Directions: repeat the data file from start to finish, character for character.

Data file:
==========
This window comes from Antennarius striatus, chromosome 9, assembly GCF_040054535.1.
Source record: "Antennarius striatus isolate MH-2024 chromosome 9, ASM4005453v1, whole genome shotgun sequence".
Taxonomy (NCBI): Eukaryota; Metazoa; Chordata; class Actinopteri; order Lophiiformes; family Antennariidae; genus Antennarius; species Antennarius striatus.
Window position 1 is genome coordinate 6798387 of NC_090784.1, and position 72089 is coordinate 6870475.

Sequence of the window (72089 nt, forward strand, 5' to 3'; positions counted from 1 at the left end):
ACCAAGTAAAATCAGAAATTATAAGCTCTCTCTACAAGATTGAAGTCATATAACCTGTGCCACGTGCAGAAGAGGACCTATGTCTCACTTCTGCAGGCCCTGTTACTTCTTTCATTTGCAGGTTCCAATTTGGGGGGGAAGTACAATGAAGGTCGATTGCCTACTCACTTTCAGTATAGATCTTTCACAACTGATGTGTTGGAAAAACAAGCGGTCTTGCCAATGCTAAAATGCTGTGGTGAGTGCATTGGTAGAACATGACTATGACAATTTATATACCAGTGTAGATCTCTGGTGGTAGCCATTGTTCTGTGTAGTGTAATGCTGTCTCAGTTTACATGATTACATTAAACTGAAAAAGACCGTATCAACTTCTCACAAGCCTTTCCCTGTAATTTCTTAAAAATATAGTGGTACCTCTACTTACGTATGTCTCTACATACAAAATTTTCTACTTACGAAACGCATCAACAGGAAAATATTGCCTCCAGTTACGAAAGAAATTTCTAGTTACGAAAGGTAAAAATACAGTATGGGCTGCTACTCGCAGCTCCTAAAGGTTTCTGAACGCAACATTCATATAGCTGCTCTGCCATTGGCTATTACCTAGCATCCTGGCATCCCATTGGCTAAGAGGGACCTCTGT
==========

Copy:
This window comes from Antennarius striatus, chromosome 9, assembly GCF_040054535.1.
Source record: "Antennarius striatus isolate MH-2024 chromosome 9, ASM4005453v1, whole genome shotgun sequence".
Taxonomy (NCBI): Eukaryota; Metazoa; Chordata; class Actinopteri; order Lophiiformes; family Antennariidae; genus Antennarius; species Antennarius striatus.
Window position 1 is genome coordinate 6798387 of NC_090784.1, and position 72089 is coordinate 6870475.

Sequence of the window (72089 nt, forward strand, 5' to 3'; positions counted from 1 at the left end):
ACCAAGTAAAATCAGAAATTATAAGCTCTCTCTACAAGATTGAAGTCATATAACCTGTGCCACGTGCAGAAGAGGACCTATGTCTCACTTCTGCAGGCCCTGTTACTTCTTTCATTTGCAGGTTCCAATTTGGGGGGGAAGTACAATGAAGGTCGATTGCCTACTCACTTTCAGTATAGATCTTTCACAACTGATGTGTTGGAAAAACAAGCGGTCTTGCCAATGCTAAAATGCTGTGGTGAGTGCATTGGTAGAACATGACTATGACAATTTATATACCAGTGTAGATCTCTGGTGGTAGCCATTGTTCTGTGTAGTGTAATGCTGTCTCAGTTTACATGATTACATTAAACTGAAAAAGACCGTATCAACTTCTCACAAGCCTTTCCCTGTAATTTCTTAAAAATATAGTGGTACCTCTACTTACGTATGTCTCTACATACAAAATTTTCTACTTACGAAACGCATCAACAGGAAAATATTGCCTCCAGTTACGAAAGAAATTTCTAGTTACGAAAGGTAAAAATACAGTATGGGCTGCTACTCGCAGCTCCTAAAGGTTTCTGAACGCAACATTCATATAGCTGCTCTGCCATTGGCTATTACCTAGCATCCTGGCATCCCATTGGCTAAGAGGGACCTCTGT